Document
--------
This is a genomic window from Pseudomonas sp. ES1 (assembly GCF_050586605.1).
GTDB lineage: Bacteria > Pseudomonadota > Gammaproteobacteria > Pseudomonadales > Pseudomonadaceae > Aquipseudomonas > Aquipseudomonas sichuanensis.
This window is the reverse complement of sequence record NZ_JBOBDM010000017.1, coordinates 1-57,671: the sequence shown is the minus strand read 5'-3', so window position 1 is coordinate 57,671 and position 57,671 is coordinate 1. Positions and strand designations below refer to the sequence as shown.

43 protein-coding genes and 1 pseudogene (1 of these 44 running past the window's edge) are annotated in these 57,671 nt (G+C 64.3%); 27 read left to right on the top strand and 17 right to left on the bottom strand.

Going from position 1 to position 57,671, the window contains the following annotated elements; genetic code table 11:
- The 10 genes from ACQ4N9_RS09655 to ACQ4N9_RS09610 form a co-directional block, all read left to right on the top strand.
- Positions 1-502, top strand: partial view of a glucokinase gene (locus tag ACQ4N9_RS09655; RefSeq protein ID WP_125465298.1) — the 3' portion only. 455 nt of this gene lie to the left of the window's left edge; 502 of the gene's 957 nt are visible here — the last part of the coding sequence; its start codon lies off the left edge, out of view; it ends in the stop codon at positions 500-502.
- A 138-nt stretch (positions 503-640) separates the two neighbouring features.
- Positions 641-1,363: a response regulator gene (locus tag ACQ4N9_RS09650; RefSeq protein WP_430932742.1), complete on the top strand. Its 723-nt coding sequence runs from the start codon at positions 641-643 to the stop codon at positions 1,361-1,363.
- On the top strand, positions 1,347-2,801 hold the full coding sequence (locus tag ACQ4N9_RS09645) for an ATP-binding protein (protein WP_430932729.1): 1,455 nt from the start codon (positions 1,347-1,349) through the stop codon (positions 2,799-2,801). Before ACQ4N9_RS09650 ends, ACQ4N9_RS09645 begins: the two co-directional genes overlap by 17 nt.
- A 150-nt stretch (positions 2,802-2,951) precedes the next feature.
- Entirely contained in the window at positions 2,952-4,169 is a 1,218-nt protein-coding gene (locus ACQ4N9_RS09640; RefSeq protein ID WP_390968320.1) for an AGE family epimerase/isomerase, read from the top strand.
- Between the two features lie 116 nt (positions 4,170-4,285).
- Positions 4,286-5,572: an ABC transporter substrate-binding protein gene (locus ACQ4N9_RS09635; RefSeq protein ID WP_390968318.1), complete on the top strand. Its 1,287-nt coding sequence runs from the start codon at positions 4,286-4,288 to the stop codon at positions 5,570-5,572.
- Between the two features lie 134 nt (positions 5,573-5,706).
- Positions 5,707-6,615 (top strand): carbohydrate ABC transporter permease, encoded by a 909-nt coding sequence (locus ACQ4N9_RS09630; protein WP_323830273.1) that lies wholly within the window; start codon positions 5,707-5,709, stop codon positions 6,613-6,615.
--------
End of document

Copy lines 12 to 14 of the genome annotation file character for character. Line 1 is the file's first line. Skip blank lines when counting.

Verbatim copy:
- Entirely contained in the window at positions 2,952-4,169 is a 1,218-nt protein-coding gene (locus ACQ4N9_RS09640; RefSeq protein ID WP_390968320.1) for an AGE family epimerase/isomerase, read from the top strand.
- Between the two features lie 116 nt (positions 4,170-4,285).
- Positions 4,286-5,572: an ABC transporter substrate-binding protein gene (locus ACQ4N9_RS09635; RefSeq protein ID WP_390968318.1), complete on the top strand. Its 1,287-nt coding sequence runs from the start codon at positions 4,286-4,288 to the stop codon at positions 5,570-5,572.